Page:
None of these would be expected by the dominant theories in the literature, despite the fact that none of these dynamics are especially new. In 2006, more than 40% of the governments surveyed by World Bank researchers reported that their capital regulations were stricter than the Basel requirements. There were similar responses in two previous surveys, conducted in 1999 and 2003. Only a handful (I believe it was three or four) of countries reported that their regulations were weaker than the Basel minima, despite the fact that accession to the Basel accords has not been mandatory outside of the G-10 (and later the EU). That means that, if existing theory is to be believed, 40% of the world's governments were putting their firms at a competitive disadvantage by having stronger regulations than the international standard. That means that, if existing theory is to be believed, nearly 100% of governments responding to the World Bank survey were refusing to take an opportunity to give their firms a competitive advantage by staying out of Basel**.

These empirical patterns suggest that we need to do more hard thinking about what regulations actually do and how they impact markets. Once we have a better understanding of these, we might be able to get a better sense of how interest groups form preferences over regulatory policy and how comparative and international political processes work.

I have some ideas along these lines, but this is getting long enough already. If you're interested stay tuned; I'll be posting somewhat regularly on this topic over the next year.

*I'm most familiar with theories specifically applied to financial regulation, but I believe these hold true more generally. The two main categories of regulatory theory in the political science and economic literatures are joint-gains functionalism and rent-seeking public choice. Despite having different conclusions about the outcomes of regulatory policies, they share many fundamental assumptions about the ways that regulations work and different interest groups' attitudes over regulations.

**There is certainly some "mock" compliance, where states claim to be in compliance but are not. Since Basel has no monitoring or enforcement mechanism other than market discipline, this may happen quite a bit. Indeed, Andrew Walter extensively documented some examples in East Asia. Still, the World Bank surveys have been public for years, and the researchers actively encourage people to report discrepancies between de facto and de jure policies. To my knowledge few revisions have been necessary.

Monday, January 16, 2012

Economists Are Not Doctors

. Monday, January 16, 2012

So says Ryan Avent, reporting from the annual meeting of the American Economics Association:

THE annual meeting of the American Economic Association (AEA) functions a bit like a large, rumbustious diagnosis session. The world economy is rolled in on a gurney, prodded and poked, and declared to be suffering from a host of conditions. Yet the awareness that economists are not doctors has been rather slow to creep into the profession. Doctors may order a treatment (even the wrong one) and feel reasonably confident it will be administered. Economists cannot. The crisis in the euro zone is an acute case. Ideas for fixing the problem are plentiful. But the best economic policies may never see the light of day because of the brittle and baffling world of European politics.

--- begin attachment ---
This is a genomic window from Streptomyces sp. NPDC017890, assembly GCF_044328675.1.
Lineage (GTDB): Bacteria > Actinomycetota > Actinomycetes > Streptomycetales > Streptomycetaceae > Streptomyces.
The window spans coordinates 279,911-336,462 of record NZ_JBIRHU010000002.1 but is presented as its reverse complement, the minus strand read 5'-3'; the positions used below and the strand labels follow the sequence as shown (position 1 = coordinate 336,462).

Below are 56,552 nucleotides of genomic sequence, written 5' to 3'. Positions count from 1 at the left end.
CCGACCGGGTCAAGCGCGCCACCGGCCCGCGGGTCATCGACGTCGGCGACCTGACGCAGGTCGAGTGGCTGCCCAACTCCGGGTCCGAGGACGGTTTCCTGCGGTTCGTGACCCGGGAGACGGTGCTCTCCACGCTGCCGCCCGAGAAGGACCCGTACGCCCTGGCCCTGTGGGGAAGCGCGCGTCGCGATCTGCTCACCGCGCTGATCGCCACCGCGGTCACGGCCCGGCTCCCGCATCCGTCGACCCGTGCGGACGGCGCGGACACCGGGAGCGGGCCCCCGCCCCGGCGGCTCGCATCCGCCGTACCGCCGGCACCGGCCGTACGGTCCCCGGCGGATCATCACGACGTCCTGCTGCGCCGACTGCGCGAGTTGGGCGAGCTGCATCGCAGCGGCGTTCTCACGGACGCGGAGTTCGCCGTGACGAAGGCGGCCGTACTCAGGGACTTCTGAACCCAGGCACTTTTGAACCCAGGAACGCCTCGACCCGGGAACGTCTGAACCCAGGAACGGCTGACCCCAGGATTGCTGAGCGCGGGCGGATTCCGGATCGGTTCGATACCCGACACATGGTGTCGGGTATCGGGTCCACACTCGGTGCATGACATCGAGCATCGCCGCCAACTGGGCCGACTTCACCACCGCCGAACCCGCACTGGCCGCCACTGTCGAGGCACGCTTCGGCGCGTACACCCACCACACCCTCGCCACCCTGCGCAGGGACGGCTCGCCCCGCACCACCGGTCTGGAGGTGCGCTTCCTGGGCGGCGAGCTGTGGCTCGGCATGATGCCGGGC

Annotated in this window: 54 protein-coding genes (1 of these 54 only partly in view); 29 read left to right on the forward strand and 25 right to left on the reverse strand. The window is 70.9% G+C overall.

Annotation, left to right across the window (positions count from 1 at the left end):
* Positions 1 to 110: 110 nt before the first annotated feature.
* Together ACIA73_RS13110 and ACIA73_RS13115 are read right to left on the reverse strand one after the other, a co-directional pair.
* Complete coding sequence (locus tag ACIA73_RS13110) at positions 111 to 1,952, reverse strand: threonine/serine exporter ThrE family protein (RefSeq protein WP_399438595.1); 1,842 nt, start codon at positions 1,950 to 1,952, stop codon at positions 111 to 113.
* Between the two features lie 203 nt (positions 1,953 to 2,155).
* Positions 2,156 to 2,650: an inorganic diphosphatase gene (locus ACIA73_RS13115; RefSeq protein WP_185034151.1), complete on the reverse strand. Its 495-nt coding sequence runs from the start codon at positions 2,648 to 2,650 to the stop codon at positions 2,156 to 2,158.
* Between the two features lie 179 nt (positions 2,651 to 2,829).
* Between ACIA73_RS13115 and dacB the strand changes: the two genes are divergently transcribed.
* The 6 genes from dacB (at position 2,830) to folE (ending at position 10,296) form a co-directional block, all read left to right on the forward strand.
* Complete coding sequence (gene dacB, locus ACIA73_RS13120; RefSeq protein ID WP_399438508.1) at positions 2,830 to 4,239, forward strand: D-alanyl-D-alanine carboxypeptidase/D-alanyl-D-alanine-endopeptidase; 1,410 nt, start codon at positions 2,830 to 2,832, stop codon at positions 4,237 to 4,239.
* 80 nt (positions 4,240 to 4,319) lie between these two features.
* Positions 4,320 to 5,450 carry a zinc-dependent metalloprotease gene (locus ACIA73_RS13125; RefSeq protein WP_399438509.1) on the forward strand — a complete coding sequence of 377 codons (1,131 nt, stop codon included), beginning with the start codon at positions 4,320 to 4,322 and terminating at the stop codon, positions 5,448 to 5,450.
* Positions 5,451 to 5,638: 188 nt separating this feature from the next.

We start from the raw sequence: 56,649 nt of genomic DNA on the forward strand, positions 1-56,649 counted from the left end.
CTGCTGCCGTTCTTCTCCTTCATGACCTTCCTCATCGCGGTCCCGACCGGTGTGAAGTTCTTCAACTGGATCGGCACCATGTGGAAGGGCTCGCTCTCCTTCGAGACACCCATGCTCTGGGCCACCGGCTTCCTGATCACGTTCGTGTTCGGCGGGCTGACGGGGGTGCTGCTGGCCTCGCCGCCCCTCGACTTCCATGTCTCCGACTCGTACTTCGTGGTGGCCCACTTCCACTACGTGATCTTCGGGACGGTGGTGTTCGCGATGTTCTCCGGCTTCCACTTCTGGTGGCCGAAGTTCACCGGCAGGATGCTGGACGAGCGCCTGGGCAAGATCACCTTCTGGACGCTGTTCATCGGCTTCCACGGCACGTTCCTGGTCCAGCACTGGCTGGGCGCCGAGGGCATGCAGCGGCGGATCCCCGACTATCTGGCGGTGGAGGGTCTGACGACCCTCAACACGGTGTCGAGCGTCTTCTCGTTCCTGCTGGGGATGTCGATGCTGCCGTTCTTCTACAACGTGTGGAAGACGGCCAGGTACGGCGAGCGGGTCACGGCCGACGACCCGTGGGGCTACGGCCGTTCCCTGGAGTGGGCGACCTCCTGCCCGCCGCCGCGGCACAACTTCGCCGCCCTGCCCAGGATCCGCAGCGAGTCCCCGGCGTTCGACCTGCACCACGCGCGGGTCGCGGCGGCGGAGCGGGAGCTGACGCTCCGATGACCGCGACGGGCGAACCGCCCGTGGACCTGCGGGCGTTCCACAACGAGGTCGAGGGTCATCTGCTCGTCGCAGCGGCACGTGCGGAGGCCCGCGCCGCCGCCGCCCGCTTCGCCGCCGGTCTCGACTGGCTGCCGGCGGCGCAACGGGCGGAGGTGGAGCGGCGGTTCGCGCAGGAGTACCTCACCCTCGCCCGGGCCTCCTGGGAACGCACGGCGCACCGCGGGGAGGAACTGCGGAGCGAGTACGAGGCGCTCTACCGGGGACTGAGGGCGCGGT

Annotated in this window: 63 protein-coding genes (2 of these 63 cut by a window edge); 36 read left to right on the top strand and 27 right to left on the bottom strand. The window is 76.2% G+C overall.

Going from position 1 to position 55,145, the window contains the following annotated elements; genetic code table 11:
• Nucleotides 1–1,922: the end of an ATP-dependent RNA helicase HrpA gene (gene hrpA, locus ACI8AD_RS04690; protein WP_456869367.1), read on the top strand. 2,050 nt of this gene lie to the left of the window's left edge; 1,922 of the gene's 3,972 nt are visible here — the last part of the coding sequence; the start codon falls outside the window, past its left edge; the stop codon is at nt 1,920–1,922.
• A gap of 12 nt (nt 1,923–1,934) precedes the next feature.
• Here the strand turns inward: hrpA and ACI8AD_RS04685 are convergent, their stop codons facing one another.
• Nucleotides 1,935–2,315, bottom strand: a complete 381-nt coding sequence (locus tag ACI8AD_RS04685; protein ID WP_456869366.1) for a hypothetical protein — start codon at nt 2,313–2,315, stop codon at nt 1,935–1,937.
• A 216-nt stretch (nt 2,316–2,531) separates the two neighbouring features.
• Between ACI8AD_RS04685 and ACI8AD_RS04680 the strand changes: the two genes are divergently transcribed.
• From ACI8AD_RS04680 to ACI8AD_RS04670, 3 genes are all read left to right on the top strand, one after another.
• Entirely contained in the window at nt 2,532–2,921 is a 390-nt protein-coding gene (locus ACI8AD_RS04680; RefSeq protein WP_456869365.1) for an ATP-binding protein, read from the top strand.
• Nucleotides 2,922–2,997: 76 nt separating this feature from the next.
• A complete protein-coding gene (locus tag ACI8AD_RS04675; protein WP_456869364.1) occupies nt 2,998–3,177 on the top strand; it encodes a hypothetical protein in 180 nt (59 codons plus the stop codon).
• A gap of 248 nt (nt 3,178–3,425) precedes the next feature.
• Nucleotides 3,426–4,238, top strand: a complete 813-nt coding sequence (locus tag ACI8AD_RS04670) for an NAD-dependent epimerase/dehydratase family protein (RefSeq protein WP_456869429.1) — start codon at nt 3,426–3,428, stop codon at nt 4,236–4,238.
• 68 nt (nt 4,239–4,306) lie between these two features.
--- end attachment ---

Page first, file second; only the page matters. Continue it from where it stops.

I would say it's even worse than that. For doctors, there is a clear separation between patient and disease. With economies every "treatment" harms a patient even as it helps another. A policy that benefits debtors over creditors is... benefiting debtors over creditors. There may be instances in which policies are Pareto-improving, but they are rarer than economists (or political scientists, for that matter) care to admit. Even if we find a policy that will move us to the Pareto frontier, there is still the matter of where along the curve we're going to end up.

This is not an optimization problem.

Academic Publishers Are Evil


Yeah, nothing new. There seems to have been a recent uptick in people getting angry about it. This rant in particular was pretty satisfying. And while there are some positive trends towards increasing access to research -- e.g. JSTOR is moving towards open access -- in general the barriers to dissemination of research are silly.

Because I have access to university facilities, usually I find things like journal access to be more of an annoyance than anything. I have to log onto the university's library's web page, navigate through five or six screens, enter passwords a few times, and then I get the article. That's annoying, but at the end of the day I get access to almost everything for free.

Almost everything. I currently want to read an article in the newest issue of Political Science Quarterly, but my university's library only has online access for PSQ issues that are at least six months old. So I can't read this article. And I can't find an ungated version anywhere else. I guess I could go to the physical library and try to navigate the hundreds of journals on the racks, but by the time I find it (assuming I do), check it out, and get back to my office I will have spent half an hour or more of my time, which is probably about as long as it would take me to read the article. Plus I won't be able to keep an electronic copy to reference in the future unless I scan it.

In this case making their material difficult to read is bad for the author and publisher as well, because I likely would have blogged the article. That's (a very small amount of) free publicity, now lost. I might have assigned it to my class, as I'm looking for one more current reading to add to the syllabus on this topic. But not if my students can't find it. And -- not that they really care -- I can't imagine ever submitting any of my own work to a journal where I know that no one will be able to read it until it's lost currency.